Long Island community members join forces to eradicate trash from beaches

Joseph Console adds more trash to his bag during the Fire island National Sea Shore Cleanup.

By: Alexander Bakirdan and Vaidik Trivedi

Over 50 miles from home battling bone-chilling winds on a Sunday morning, 52-year-old Joseph Consoli digs soda cans out of the white sand.

He drags a garbage bag with him, struggling to walk straight, and fills it with waste: plastic plates, soda cans, tissues, condoms.

“It’s like you can scan garbage in the sand now,” Consoli, said as he dug out a plastic bottle. “You will be surprised by what we find.”

The Riverhead Foundation For Marine Research And Preservation (RFMRP) held ‘Pick It Up,’ a coastal cleanup, on 17th March at Fire Island National Seashore. Four volunteers picked up more than 10 pounds of garbage that day.

Since it started in 1996, RFMRP has rescued and rehabilitated more than 3,900 marine creatures throughout Long Island.

A part of ‘The Pick It Up Initiative To Eradicate Debris From Long Island Beaches,’ the beach cleanup initiative was started in 2016 by The Riverhead Foundation For Marine Research And Preservation. More than 1,300 volunteers like Consoli collect trash along the coastal line to preserve local wildlife.

“Eight out of ten times, you are going to end up digging garbage on your treasure hunt on the beach,” Consoli, said.

Every first Saturday of the month, no matter the weather, a few volunteers get together to collect garbage that poses a threat to the marine ecosystem, turtles and sea lions. In the past two years, the “Pick it Up” initiative saved almost 700 sea turtles on the island, Nicole Valenti Education & Volunteer Coordinator at Riverhead Foundation for Marine Research and Preservation said.

The aim of the initiative is to help eradicate marine debris from some of our local coastal areas,” Valenti said. “In the last three years we have averaged about 4,000 pounds of trash collected each year.”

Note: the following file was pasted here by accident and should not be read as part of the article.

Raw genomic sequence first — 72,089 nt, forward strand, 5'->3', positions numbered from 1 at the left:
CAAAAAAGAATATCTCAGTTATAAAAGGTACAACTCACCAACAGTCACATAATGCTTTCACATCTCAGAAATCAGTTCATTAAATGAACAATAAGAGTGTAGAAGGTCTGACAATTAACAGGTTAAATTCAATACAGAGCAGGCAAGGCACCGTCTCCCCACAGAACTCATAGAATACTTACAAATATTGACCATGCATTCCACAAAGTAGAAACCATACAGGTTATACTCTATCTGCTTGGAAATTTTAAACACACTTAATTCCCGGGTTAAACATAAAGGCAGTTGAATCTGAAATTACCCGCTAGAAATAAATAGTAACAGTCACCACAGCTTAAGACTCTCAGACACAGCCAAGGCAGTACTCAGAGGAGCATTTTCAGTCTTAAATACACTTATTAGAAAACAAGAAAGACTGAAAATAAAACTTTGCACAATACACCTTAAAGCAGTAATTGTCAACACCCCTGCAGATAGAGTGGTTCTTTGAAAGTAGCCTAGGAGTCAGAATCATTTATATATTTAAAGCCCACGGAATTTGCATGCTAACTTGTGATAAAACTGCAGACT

Marine debris poses a huge danger to the environment. Each year, 100,000 marine creatures die from plastic ingestion or entanglement according to the Ocean Crusader Organization.

Seabirds (like cormorants) are often found with plastic in their stomachs because the plastic adsorbs the smells of the ocean,” Nick Wehner, Director of Open Initiatives at Open Communications for The Ocean, said. “When the plastic bits smell like fish, critters tend to think ‘if it smells like a fish, it must be a fish,’ and they eat it.”

Microplastics have even started to appear in the seafood that humans eat, as a study published in Environmental Pollution found that both mussels and oysters had a significant amount in their systems too. The study was unable to estimate potential risks to human health thus far.

“We are the only organization that is allowed on Long Island to rescue, relocate and rehabilitate marine animals,” Jonathan Yankus, 15, a member of the RFMRP said.

He and his mother managed to pick up 260 pounds of garbage along with clocking in 780 hours of beach cleanup last year alone.

“We are doing a lot of wrong with this planet,” Yankus, said. “If everyone does just a little bit [disposing of garbage] each day, then we might be able to live on this plane a bit longer.”

Depending on how many volunteers shown up, RFMRP members invest upto two hours into beach cleanup despite harsh weather conditions.  

“We feel like superheros after filling bags with garbage,” Consoli said while struggling to walk in 22 mph cold winds. “I feel satisfied after watching the beach clean for other people to use.”

RFMRP urges community members to join the ‘Pick It Up,’ initiative to clean the five most garbage prone beaches on Long Island.

“I think it really brings a lot of community members together in just trying to help create something better for our beaches,” Valenti said. “We live on Long Island we are an island, we are surrounded by water and so I think everyone really likes to enjoy the beach and nobody wants to go to the beach if it’s covered in garbage.”

In October 2018, the Trump Administration passed the ‘Save Our Seas Act,’ which will help confront the marine debris crisis by granting more funds to assist with marine cleanup and reauthorizing Marine Debris Programs through 2022.